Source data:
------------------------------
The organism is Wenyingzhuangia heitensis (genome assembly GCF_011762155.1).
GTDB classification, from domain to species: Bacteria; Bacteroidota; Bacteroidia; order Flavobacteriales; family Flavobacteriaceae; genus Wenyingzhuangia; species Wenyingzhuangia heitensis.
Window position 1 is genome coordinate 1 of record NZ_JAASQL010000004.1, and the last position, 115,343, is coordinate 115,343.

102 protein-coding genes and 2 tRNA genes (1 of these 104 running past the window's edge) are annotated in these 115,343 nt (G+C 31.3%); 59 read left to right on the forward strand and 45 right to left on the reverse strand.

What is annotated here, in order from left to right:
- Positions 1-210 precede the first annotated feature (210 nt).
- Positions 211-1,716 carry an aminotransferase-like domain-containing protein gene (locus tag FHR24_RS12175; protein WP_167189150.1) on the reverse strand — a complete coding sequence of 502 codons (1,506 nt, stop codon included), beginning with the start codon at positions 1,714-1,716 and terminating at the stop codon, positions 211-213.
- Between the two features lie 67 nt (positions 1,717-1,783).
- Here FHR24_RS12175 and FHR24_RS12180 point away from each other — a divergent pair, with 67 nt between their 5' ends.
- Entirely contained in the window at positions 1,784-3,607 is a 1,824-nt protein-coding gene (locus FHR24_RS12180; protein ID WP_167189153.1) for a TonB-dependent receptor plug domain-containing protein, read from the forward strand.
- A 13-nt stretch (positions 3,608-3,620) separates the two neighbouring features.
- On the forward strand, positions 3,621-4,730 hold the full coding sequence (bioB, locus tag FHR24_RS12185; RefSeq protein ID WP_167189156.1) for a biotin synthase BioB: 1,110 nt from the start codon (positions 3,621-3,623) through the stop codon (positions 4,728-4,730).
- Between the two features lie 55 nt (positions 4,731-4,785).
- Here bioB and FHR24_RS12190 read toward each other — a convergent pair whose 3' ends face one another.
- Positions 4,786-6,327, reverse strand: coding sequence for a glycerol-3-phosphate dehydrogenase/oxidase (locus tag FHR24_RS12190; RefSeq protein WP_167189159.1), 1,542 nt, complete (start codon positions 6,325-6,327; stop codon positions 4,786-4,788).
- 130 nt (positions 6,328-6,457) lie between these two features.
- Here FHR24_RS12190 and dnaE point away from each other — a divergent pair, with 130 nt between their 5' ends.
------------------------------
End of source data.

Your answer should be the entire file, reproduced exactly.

The organism is Wenyingzhuangia heitensis (genome assembly GCF_011762155.1).
GTDB classification, from domain to species: Bacteria; Bacteroidota; Bacteroidia; order Flavobacteriales; family Flavobacteriaceae; genus Wenyingzhuangia; species Wenyingzhuangia heitensis.
Window position 1 is genome coordinate 1 of record NZ_JAASQL010000004.1, and the last position, 115,343, is coordinate 115,343.

102 protein-coding genes and 2 tRNA genes (1 of these 104 running past the window's edge) are annotated in these 115,343 nt (G+C 31.3%); 59 read left to right on the forward strand and 45 right to left on the reverse strand.

What is annotated here, in order from left to right:
- Positions 1-210 precede the first annotated feature (210 nt).
- Positions 211-1,716 carry an aminotransferase-like domain-containing protein gene (locus tag FHR24_RS12175; protein WP_167189150.1) on the reverse strand — a complete coding sequence of 502 codons (1,506 nt, stop codon included), beginning with the start codon at positions 1,714-1,716 and terminating at the stop codon, positions 211-213.
- Between the two features lie 67 nt (positions 1,717-1,783).
- Here FHR24_RS12175 and FHR24_RS12180 point away from each other — a divergent pair, with 67 nt between their 5' ends.
- Entirely contained in the window at positions 1,784-3,607 is a 1,824-nt protein-coding gene (locus FHR24_RS12180; protein ID WP_167189153.1) for a TonB-dependent receptor plug domain-containing protein, read from the forward strand.
- A 13-nt stretch (positions 3,608-3,620) separates the two neighbouring features.
- On the forward strand, positions 3,621-4,730 hold the full coding sequence (bioB, locus tag FHR24_RS12185; RefSeq protein ID WP_167189156.1) for a biotin synthase BioB: 1,110 nt from the start codon (positions 3,621-3,623) through the stop codon (positions 4,728-4,730).
- Between the two features lie 55 nt (positions 4,731-4,785).
- Here bioB and FHR24_RS12190 read toward each other — a convergent pair whose 3' ends face one another.
- Positions 4,786-6,327, reverse strand: coding sequence for a glycerol-3-phosphate dehydrogenase/oxidase (locus tag FHR24_RS12190; RefSeq protein WP_167189159.1), 1,542 nt, complete (start codon positions 6,325-6,327; stop codon positions 4,786-4,788).
- 130 nt (positions 6,328-6,457) lie between these two features.
- Here FHR24_RS12190 and dnaE point away from each other — a divergent pair, with 130 nt between their 5' ends.